Today we toast one of the great Black Belts of film-making (my ratings are out of 5 stars). Dark Star * * *
(1974) Weird little movie, this. Assault on Precinct 13
(1976) * * *Halloween * * * * * (1978)
Before Jigsaw, before Patrick Bateman, or Jason Voorhees, or Freddy Krueger, or The Candyman, or Hannibal Lecter, there was Michael Myers. Alongside Tobe Hooper (The Texas Chainsaw Massacre
, 1974), Carpenter almost single-handedly defined an entire genre of film*. If you're a fan of movies - not just horror movies, but movies - and you haven't seen this, it should be in your Netflix queue. This movie also features one of the most iconic theme songs of all time.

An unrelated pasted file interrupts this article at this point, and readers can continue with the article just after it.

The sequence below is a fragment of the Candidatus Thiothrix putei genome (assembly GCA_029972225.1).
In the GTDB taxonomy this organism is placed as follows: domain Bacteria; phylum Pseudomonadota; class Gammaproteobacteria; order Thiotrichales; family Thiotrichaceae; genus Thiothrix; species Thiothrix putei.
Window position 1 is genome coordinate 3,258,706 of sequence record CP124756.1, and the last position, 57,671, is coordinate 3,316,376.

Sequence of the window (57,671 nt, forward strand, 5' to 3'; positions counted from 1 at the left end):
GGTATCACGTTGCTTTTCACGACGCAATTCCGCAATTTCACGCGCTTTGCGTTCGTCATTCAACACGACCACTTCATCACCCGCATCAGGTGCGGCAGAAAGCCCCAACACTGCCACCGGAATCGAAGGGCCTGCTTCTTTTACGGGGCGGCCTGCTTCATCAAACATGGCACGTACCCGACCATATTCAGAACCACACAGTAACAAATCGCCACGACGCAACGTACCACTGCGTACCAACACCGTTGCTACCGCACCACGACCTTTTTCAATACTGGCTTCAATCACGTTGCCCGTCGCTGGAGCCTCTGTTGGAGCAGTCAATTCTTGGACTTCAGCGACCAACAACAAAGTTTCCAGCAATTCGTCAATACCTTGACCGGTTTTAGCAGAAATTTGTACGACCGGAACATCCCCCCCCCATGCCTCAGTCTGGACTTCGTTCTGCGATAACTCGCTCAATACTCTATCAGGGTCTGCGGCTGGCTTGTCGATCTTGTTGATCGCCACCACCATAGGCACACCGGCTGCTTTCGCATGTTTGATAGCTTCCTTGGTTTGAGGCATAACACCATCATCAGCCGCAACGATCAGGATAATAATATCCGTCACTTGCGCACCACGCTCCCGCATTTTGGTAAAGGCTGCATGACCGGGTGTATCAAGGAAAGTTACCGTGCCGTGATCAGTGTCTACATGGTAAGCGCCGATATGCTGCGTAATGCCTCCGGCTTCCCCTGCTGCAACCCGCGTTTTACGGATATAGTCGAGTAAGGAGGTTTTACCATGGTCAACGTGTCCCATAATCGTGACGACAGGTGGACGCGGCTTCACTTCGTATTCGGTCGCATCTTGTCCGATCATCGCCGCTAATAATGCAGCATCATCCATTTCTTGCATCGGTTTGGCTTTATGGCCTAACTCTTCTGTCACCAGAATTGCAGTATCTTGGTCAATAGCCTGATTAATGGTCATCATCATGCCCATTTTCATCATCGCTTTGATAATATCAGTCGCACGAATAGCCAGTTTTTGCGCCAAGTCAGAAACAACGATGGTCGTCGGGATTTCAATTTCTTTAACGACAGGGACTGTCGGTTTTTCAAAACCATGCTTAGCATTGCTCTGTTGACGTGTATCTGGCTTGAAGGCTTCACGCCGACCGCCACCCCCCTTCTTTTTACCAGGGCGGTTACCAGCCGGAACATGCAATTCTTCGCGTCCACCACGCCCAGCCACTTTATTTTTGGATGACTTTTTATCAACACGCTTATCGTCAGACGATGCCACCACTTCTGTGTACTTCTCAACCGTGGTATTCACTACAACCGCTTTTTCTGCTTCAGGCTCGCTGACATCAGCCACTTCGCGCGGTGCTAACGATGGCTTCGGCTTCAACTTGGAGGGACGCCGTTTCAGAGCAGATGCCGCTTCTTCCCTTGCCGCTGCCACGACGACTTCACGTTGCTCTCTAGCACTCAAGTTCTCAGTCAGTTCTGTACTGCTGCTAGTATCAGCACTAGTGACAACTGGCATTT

The sequel, not directed by Carpenter, picks up where the first one ends, and is also worth seeing. The Fog * * *
(1980) Escape from New York * * * *
(1981) The Thing * * *
(1982)Christine * * * *
(1983) Starman * * * *
(1984) Stylistically, an odd diversion from Carpenter's meat-n-potatoes. Big Trouble in Little China * * *
(1986)Prince of Darkness * * * *
(1987) Scared the living piss out of me when I was a kid. They Live * * * *
(1988) Escape from L.A. * *
(1996) Not terrible, but not up to par. Vampires * * *
(1998) Ghosts of Mars * *
I haven't seen In the Mouth of Madness
(1995), Village of the Damned
(1995), or any of his real early stuff.
* Of course, both films owe a pint of blood to Norman Bates (Psycho
, 1960), but Hitchcock was simply too far ahead of his time, and the serial-killer genre didn't really take off until the late '70s and early '80s. You could even make the argument that The Texas Chainsaw Massacre
was more of a '60s-style film, while Halloween
was the first of the '80s-style slasher films, but that's probably too fine a distinction to make outside of a film class.